The best and standard approach to monitoring for treatment affectivity consists of continual measuring of quantitative HV-RNA levels. Hepatitis C viral infection is a serious medical problem in Egypt and it has a devastating impact on the Egyptian economy. It is estimated that over 18% of Egyptians are infected by the virus  . So Egypt considered as one of the world’s highest prevalence of HCV with a majority of genotype-4 infection  . Nucleic acid tests (NATs) directly detect the presence of HCV RNA using a combination of amplification and detection techniques. NATs are classifies into qualitative and quantitative tests to detect HCV RNA. In deed the response to the therapy and its successfulness are very important to be detected using more sensitive and specific qualitative and quantitative tests. Transcription mediated amplification (TMA) is the most sensitive qualitative HCV RNA assay, of detection limit that start from 5 IU/ml and sensitivity more than 98% to confirm viremia and to detect clearance of viremia during and after the completion of the treatment . The branched DNA (bDNA) is the first Food and Drug administration (FDA) approved technique to quantify HCV RNA. The method differ from RT-PCR tests, in that the detection signals is amplified rather than target RNA. The third generation assay (bDNA 3.0) has a high dynamic range of lower detection limit of 615 IU/ml and an upper range of 7.7 million IU/ml. It is highly reproducible and the specificity range from 96% to 98% . So the previously mentioned nucleic acid tests (NATs) are very important combined with each other’s to monitor clearance of HCV-RNA in therapeutic treated patients with a global TMA technology Confirmation. This study aimed to investigate the clearance of HCV-RNA in Egyptian patients who were recommended for combination therapy of pyglated interferon α 2a and ribavirin (PEG-interferon/Ribavirin). This enables us to evaluate the different responses to the combination therapy of PEG-interferon/Ribavirin as a good used regimen in treatment of chronic HCV in Egyptian patients.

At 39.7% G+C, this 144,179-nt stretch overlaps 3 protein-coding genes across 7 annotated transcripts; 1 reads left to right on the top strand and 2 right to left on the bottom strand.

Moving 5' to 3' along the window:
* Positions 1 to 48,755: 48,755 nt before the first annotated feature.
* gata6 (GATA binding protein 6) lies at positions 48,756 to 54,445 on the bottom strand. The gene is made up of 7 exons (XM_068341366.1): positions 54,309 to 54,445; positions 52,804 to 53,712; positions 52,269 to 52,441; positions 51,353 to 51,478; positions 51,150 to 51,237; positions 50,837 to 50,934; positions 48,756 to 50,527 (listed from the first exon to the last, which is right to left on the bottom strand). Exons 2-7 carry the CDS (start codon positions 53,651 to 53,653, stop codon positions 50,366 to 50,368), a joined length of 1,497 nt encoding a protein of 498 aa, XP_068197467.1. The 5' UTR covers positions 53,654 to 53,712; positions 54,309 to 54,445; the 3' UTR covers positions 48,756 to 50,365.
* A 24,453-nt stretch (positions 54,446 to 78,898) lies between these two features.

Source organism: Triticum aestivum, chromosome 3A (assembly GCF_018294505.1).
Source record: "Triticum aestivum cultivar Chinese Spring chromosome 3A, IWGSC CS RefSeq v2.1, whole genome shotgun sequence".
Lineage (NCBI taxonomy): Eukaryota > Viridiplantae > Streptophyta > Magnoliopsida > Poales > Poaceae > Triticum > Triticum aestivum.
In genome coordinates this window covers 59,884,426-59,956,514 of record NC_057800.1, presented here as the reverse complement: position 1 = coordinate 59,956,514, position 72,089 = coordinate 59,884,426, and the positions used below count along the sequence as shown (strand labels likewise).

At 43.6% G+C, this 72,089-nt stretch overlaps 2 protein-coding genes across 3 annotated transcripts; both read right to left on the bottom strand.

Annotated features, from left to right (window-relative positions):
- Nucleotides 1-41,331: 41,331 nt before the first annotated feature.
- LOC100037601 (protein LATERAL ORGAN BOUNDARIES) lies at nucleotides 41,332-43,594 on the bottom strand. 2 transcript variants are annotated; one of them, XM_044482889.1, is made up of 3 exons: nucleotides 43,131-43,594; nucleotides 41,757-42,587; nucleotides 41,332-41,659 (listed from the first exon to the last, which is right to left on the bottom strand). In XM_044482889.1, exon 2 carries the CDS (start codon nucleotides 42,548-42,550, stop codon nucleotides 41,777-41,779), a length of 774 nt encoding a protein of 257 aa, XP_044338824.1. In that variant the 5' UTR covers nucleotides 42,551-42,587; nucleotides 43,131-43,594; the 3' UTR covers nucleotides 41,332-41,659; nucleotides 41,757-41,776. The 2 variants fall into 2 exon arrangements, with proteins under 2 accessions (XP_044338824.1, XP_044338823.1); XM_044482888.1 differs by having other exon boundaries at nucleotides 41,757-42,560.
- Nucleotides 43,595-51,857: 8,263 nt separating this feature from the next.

2. Subjects, Materials and Methods
2.1. Study Population
This study (approved by the Ethical Committee of Ain Shams University) included 85 HCV-Ab positive cases collected from Cairo, Egypt (El Hussein and Sayed Galal hospitals), Al Menia (El Menia hospital) and Al Daqahlya (Al Mansoura general hospital) from October 2017 to March 2019. Ethics approval was obtained for the study and informed consent forms were signed by patients. The 85 cases included 45 females and 40 males between 18 - 65 years of age. The subjects were divided into two groups: First group were positive HCV-Ab and titre of HCV-RNA is less than 615 IU/ml (n = 28) and Second group were positive HCV-Ab and titre of HCV-RNA is more than 615 IU/ml (n = 57). Blood samples were drawn from all study participants and serum samples were separated and stored at −80˚C until further testing.